Lower back pain is relatively common, especially now that the average person in the United States spends so much time sitting. Most people believe that back pain is a usual sign of aging, and many continue to tolerate the pain in the belief that it is inevitable.
However, modern medicine has unraveled many causes of lower back pain, and more often than not, this condition is treatable. A comprehensive treatment plan can help patients manage the discomfort, live active lives, and even be free from the pain. The first step is determining the cause of your back pain.
Here are three common reasons why you might be having lower back pain:
Direct damage to the spine and its surrounding structures can cause back pain. Unlike a sprained ankle, the symptoms of back trauma can be different. To understand how trauma can cause back pain, you need to first learn about the structure of your spine.
You can think of your spine as multiple joints that are attached end-to-end. Its main functions are to support your body and protect the spinal cord. The spinal cord is a bundle of nerves that connects your brain to the rest of your body. It is surrounded by vertebrae and cartilage discs.
The spine’s formation gives your back the ability to twist and bend. It comprises a complex array of muscles, tendons, and ligaments that serve as additional support as you use your back.
If you exceed the safe range of motion of your spine, the muscles and connective tissues can stretch, causing pain and inflammation. Muscle damage is called a strain, while sprains occur when tendons and ligaments are stretched due to trauma.
The lower back is less flexible than the other sections of your spine. If you try to bend too much or too frequently, you can easily injure this area of your back. The lower back also carries more load than the upper sections of the spine, so lifting something too heavy can cause an injury easily.
Strains tend to heal quickly as muscle tissue has a rich blood supply and high metabolic rate. On the other hand, sprains can take weeks to resolve. In severe cases, tears may develop in the affected tendons or ligaments, and surgery may be recommended to ensure proper healing.
Damage to the discs between the vertebrae of your spine is a common cause of lower back pain. The cartilage discs work to absorb mechanical shocks and permit limited movement of your vertebrae. Thus, they serve as receptors of significant shearing and compressive forces.
The cartilage discs of your spine are composed of a tough outer membrane, which protects the disc from rupture, and a softer inner material that provides cushioning. When strong and unbalanced forces impact the disc, the inner material may breach through the outer membrane. The resulting bulge can press on nearby muscles and connective tissue, reducing their blood supply and causing inflammation. It may also compress adjacent nerves, causing neurological symptoms.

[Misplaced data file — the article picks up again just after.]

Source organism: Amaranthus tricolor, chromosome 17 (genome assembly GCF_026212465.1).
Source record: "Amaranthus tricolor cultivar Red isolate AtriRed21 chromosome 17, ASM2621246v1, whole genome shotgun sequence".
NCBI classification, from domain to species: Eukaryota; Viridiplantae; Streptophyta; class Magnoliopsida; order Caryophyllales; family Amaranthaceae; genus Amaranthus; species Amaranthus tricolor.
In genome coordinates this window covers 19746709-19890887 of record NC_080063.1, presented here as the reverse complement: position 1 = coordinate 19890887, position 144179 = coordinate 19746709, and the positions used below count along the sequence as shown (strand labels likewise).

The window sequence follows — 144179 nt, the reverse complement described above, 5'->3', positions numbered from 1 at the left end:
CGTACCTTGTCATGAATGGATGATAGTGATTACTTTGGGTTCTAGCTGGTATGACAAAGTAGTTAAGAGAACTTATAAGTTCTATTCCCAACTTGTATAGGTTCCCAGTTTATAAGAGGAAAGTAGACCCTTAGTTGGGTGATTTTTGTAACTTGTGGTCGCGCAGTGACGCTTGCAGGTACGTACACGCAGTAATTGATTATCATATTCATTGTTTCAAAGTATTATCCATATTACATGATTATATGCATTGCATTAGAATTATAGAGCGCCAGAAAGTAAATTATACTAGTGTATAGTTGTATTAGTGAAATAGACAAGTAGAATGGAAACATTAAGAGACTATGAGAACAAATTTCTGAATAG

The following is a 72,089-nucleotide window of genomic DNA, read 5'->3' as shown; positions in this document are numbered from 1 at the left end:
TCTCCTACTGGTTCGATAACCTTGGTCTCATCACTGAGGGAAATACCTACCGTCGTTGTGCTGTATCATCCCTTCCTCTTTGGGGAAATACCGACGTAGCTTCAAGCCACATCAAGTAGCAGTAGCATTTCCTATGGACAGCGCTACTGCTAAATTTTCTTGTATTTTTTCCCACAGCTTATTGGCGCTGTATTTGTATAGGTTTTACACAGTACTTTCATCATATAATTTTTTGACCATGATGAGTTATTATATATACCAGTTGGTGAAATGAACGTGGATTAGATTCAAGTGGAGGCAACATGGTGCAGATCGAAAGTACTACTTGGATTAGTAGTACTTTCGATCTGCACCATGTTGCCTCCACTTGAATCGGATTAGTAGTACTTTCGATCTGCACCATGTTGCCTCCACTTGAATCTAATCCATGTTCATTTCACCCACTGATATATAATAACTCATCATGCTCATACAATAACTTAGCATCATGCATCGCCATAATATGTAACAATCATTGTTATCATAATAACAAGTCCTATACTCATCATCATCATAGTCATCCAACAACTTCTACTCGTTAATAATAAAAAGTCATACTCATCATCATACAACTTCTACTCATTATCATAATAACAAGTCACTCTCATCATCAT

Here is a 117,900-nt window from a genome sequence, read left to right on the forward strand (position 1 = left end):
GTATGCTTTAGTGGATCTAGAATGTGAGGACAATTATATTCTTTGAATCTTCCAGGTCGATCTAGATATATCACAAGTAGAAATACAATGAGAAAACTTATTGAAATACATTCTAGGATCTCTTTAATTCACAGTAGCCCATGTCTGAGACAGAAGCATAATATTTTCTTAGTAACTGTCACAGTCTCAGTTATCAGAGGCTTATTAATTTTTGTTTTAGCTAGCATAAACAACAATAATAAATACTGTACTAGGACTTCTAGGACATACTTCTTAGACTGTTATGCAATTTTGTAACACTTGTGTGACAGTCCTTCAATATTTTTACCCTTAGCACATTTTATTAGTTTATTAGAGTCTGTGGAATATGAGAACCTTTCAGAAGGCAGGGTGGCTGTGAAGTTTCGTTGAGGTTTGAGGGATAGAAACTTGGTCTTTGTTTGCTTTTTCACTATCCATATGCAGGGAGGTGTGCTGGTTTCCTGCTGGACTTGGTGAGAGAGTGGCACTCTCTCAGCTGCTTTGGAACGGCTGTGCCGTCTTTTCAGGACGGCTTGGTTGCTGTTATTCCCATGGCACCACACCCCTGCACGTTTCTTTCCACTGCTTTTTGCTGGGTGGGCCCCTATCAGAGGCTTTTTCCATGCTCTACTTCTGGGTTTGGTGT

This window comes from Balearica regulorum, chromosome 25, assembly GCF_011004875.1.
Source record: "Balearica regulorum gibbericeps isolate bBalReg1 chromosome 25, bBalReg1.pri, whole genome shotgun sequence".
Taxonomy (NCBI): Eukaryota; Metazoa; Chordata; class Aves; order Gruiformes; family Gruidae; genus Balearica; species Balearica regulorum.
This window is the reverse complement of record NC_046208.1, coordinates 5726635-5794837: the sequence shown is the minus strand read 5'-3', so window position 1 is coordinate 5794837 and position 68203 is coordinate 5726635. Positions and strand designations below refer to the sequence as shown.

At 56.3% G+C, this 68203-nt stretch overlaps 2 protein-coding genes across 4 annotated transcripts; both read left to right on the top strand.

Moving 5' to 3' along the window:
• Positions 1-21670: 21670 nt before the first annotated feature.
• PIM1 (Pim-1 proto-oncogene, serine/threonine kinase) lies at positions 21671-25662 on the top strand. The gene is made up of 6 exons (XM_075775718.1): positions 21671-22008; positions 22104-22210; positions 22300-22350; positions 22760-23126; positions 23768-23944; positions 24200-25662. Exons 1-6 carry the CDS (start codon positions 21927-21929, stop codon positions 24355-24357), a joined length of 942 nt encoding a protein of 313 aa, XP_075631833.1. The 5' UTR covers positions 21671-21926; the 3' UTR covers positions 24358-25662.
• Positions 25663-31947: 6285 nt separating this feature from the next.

Older age is a risk factor for disc degeneration, since the discs lose water and become weaker as people age. Trauma from accidents or poor posture can also cause unbalanced loads on discs, making them more likely to get damaged.
Mild cases of disc degeneration are manageable through lifestyle changes, physical therapy, and medication. With improved ergonomics, patients can prevent further damage to the affected discs. For more serious cases, the option of surgery will also allow for the removal of the damaged discs and relief from pressure on the surrounding tissue.
Arthritis generally refers to the gradual degeneration of cartilage tissue in a joint. Despite how the spine differs from other joints, it is also vulnerable to these degenerative changes. Since cartilage has low levels of metabolic activity, it has limited ability to repair itself, as tissue degenerates over time.
The most common form of arthritis in the spine is osteoarthritis. Aside from cartilage discs, the vertebrae are also connected by facet joints. The inner surfaces of these joints contain cartilage to ensure frictionless movement and provide support. When this cartilage layer wears down, inflammation ensues, causing back pain.
Disc degeneration can also contribute to osteoarthritis. As cartilage discs shrink with age, more of the load is transferred to facet joints, which are less suited for bearing weight.
Like other spinal conditions, first-line treatments use supportive measures. These can include medication or physical therapy or heat application, which is effective in soothing painful areas. Some cases may require surgery.
Orthopedics in Dallas, Texas
Experiencing lower back pain prevents us from enjoying our activities or working more efficiently. Working with a competent doctor will help you access the healthcare you need to live a healthy and active life. Proper treatment begins with a proper diagnosis.
If you are looking for an Orthopedic Clinic to help you with your back pain, look no further than Reagan Integrated Sports Medicine in Dallas, Texas! We provide top-notch orthopedic care to our advanced facility through well-trained doctors and staff! We specialize in sports medicine and offer advanced chiropractic care and regenerative orthopedic treatments.
Learn more and schedule an appointment by calling us at (972) 503-7272 or by using our appointment form.